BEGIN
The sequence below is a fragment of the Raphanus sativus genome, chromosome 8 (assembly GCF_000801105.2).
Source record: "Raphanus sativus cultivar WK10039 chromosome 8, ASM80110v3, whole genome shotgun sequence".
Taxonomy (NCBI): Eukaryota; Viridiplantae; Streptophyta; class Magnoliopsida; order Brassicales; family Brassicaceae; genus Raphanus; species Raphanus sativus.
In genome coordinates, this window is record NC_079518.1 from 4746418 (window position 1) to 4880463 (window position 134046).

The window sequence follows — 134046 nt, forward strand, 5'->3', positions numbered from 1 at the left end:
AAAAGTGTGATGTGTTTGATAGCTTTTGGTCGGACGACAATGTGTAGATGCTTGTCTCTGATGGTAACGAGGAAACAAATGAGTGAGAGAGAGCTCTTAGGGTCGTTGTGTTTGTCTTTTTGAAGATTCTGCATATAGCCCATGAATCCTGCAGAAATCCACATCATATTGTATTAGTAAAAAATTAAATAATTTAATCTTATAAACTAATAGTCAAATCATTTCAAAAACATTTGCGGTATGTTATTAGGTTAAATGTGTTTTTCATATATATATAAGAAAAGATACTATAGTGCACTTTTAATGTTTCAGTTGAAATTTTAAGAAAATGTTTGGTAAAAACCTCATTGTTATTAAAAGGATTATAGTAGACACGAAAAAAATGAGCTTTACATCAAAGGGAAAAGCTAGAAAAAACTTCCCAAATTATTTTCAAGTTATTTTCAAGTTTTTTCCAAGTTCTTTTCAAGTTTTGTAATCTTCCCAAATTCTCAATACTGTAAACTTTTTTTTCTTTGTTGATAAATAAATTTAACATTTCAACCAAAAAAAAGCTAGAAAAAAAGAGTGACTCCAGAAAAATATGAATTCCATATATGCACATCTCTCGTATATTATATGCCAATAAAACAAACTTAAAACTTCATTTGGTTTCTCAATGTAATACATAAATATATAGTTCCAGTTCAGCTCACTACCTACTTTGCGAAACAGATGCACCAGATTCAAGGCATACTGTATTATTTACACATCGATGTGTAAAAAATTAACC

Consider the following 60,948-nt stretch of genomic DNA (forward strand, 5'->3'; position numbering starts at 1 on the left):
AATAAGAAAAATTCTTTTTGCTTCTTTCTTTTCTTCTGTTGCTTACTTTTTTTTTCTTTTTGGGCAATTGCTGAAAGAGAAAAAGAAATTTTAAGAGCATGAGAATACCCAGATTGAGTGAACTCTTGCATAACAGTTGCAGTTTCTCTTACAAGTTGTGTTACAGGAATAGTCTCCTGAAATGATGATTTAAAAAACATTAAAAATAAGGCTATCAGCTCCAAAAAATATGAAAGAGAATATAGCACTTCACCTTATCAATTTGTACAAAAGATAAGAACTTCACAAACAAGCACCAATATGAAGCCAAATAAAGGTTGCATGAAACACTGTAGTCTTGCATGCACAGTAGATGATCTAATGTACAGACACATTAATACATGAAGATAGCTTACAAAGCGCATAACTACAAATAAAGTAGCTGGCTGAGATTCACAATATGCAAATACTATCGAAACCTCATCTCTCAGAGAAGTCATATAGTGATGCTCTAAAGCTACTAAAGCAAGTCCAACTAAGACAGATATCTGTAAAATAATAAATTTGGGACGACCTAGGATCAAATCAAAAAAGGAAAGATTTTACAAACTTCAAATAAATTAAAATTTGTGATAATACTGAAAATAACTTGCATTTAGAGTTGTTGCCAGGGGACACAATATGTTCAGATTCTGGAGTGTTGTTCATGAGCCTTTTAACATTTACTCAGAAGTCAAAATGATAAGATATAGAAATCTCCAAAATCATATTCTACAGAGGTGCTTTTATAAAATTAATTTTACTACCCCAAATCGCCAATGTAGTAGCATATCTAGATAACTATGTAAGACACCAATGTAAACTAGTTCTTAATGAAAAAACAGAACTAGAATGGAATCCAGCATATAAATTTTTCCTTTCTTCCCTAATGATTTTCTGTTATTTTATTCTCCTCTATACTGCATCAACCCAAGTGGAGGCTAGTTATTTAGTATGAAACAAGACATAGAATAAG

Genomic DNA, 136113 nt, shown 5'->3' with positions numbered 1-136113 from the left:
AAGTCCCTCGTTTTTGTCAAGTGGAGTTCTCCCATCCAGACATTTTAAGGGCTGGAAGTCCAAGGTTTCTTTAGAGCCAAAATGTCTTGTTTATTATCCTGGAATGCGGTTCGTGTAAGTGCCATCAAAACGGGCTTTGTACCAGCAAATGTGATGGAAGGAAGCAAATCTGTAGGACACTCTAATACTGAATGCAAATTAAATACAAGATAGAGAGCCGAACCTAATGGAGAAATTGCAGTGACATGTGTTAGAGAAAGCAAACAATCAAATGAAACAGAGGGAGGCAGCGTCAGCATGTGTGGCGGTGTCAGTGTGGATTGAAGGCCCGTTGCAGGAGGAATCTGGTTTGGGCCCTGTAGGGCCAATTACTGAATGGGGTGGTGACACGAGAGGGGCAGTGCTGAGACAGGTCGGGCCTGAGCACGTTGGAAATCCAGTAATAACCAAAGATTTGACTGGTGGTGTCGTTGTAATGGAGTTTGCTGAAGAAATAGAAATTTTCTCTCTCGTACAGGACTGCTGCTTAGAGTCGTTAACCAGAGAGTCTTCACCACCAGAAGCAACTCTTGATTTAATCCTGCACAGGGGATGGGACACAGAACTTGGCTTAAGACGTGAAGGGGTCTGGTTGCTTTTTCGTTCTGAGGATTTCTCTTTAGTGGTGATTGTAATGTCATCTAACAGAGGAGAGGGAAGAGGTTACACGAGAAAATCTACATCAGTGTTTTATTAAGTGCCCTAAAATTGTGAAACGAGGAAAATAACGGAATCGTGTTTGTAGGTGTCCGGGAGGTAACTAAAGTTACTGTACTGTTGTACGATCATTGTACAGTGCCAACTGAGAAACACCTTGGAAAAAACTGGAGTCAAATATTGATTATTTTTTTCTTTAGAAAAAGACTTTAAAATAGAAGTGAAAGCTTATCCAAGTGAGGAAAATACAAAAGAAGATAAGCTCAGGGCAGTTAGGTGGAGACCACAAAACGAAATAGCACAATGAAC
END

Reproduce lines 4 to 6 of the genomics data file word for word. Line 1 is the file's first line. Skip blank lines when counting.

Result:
In genome coordinates, this window is record NC_079518.1 from 4746418 (window position 1) to 4880463 (window position 134046).

The window sequence follows — 134046 nt, forward strand, 5'->3', positions numbered from 1 at the left end:
AAAAGTGTGATGTGTTTGATAGCTTTTGGTCGGACGACAATGTGTAGATGCTTGTCTCTGATGGTAACGAGGAAACAAATGAGTGAGAGAGAGCTCTTAGGGTCGTTGTGTTTGTCTTTTTGAAGATTCTGCATATAGCCCATGAATCCTGCAGAAATCCACATCATATTGTATTAGTAAAAAATTAAATAATTTAATCTTATAAACTAATAGTCAAATCATTTCAAAAACATTTGCGGTATGTTATTAGGTTAAATGTGTTTTTCATATATATATAAGAAAAGATACTATAGTGCACTTTTAATGTTTCAGTTGAAATTTTAAGAAAATGTTTGGTAAAAACCTCATTGTTATTAAAAGGATTATAGTAGACACGAAAAAAATGAGCTTTACATCAAAGGGAAAAGCTAGAAAAAACTTCCCAAATTATTTTCAAGTTATTTTCAAGTTTTTTCCAAGTTCTTTTCAAGTTTTGTAATCTTCCCAAATTCTCAATACTGTAAACTTTTTTTTCTTTGTTGATAAATAAATTTAACATTTCAACCAAAAAAAAGCTAGAAAAAAAGAGTGACTCCAGAAAAATATGAATTCCATATATGCACATCTCTCGTATATTATATGCCAATAAAACAAACTTAAAACTTCATTTGGTTTCTCAATGTAATACATAAATATATAGTTCCAGTTCAGCTCACTACCTACTTTGCGAAACAGATGCACCAGATTCAAGGCATACTGTATTATTTACACATCGATGTGTAAAAAATTAACC